Different sources give different definitions of a completely Hausdorff space.

*Counterexamples in Topology*, by Lynn Arthur Steen and J. Arthur Seebach, Jr., defines completely Hausdorff to mean T_{2½}, that is to say a topological space is completely Hausdorff if and only if any two distinct points are *separated by closed neighbourhoods*.

The Wikipedia article Separation axiom defines a topological space to be completely Hausdorff if and only if any two distinct points are *separated by a continuous function*. This is a stronger condition than T_{2½}, since two points separated by a continuous function are necessarily separated by closed neighbourhoods. See that article for its sources.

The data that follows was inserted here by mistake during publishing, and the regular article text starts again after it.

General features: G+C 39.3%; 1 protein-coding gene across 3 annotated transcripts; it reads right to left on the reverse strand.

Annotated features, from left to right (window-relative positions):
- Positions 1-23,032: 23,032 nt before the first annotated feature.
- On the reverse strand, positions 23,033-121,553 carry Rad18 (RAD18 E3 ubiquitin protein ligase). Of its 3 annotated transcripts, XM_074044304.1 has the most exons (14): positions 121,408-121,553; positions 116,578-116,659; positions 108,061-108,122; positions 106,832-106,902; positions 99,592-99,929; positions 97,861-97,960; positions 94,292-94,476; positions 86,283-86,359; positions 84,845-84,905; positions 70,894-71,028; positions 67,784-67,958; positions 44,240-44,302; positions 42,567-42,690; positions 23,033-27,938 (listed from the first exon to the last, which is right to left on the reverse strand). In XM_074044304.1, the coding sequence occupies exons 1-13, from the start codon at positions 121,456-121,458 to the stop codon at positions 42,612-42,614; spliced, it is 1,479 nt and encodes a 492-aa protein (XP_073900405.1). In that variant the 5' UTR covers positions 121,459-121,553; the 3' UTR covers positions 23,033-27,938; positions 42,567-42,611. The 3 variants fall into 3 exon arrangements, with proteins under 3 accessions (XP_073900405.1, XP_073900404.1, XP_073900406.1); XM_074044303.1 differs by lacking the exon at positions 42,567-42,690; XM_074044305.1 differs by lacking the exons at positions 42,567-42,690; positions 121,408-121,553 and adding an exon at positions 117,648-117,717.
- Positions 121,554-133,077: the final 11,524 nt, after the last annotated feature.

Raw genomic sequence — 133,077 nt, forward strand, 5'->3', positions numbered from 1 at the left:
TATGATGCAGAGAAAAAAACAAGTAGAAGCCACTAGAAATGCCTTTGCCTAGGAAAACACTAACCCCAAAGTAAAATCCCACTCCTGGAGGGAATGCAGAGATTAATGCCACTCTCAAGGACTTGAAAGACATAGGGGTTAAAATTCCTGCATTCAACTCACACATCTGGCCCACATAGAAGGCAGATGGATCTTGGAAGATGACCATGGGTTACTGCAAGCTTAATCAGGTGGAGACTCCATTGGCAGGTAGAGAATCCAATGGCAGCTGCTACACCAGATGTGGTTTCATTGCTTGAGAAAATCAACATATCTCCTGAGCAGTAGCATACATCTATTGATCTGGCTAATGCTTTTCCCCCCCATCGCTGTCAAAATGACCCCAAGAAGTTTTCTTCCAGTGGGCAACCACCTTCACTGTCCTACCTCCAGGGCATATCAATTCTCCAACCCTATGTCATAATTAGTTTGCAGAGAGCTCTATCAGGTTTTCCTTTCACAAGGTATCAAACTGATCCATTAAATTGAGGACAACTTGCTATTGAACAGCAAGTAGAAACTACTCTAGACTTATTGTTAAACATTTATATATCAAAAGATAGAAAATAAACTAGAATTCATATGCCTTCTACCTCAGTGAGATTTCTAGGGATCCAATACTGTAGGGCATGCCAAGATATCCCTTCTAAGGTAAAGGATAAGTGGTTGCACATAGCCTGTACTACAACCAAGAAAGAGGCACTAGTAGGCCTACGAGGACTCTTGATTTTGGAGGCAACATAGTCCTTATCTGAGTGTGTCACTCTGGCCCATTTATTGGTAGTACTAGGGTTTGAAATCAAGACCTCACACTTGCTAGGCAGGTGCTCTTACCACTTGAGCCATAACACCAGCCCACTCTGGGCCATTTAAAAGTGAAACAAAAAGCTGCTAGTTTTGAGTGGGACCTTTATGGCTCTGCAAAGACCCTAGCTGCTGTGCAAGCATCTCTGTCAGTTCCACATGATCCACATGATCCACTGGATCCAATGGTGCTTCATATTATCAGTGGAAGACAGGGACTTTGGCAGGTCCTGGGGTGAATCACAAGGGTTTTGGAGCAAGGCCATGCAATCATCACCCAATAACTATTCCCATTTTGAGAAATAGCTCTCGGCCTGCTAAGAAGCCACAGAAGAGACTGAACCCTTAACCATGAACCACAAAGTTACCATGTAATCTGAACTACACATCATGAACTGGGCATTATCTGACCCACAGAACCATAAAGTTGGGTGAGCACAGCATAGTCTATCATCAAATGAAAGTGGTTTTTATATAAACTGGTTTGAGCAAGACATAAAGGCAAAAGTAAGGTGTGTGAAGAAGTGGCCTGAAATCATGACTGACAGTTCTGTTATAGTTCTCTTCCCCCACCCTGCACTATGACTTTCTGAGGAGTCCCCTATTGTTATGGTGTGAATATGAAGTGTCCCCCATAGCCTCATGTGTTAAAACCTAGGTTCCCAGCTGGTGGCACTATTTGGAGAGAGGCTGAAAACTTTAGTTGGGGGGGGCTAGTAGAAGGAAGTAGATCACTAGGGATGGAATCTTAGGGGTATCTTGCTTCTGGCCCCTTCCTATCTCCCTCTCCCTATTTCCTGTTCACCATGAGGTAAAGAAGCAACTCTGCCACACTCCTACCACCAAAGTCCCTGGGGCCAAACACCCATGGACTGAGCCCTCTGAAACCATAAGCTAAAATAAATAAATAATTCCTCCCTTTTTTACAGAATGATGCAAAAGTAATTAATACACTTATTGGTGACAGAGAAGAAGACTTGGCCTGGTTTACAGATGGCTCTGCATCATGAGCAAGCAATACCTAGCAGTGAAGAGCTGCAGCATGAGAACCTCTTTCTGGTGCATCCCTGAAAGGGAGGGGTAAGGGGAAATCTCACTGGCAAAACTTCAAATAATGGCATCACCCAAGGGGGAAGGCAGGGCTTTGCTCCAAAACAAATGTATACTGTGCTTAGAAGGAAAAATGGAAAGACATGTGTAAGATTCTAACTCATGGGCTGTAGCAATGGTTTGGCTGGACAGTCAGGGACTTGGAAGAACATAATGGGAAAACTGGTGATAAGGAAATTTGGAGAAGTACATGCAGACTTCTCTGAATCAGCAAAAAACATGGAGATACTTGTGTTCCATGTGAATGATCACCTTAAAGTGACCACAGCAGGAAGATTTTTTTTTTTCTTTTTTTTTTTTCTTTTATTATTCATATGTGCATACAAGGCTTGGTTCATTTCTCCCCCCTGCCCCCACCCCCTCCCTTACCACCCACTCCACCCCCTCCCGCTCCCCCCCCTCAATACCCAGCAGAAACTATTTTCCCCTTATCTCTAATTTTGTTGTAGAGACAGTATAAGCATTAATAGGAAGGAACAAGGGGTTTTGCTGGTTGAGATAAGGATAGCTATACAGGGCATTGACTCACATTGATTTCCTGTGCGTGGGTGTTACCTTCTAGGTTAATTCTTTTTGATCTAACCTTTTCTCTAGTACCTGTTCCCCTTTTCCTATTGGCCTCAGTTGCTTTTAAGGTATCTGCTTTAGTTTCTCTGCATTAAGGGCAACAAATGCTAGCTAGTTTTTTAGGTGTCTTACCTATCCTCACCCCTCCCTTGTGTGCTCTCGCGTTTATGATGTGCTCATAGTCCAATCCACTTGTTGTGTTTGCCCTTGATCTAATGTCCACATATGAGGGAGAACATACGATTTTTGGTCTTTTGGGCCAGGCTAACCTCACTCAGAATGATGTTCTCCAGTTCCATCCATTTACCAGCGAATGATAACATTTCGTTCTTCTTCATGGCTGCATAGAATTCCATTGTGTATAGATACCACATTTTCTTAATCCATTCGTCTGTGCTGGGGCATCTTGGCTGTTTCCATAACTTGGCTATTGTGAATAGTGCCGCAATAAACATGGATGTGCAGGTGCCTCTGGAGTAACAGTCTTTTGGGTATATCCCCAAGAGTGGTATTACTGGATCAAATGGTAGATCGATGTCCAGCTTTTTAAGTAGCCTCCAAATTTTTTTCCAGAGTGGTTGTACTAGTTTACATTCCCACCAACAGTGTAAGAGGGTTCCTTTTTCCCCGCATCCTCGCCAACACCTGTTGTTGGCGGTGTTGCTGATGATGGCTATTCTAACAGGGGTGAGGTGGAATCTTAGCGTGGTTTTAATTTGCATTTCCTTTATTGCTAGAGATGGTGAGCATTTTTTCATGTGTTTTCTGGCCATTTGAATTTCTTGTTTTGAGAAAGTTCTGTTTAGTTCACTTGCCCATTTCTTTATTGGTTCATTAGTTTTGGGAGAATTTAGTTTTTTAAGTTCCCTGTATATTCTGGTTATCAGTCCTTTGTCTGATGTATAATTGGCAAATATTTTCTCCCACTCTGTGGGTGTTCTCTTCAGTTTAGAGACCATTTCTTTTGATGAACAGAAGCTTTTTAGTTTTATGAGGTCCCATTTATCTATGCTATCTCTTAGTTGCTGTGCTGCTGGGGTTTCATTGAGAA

The terms *separated by closed neighbourhoods* and *separated by a continuous function* are defined in the article Separated sets.

The study of separation axioms is notorious for conflicts of this kind. Readers of textbooks in topology must be sure to check the definitions used by the author.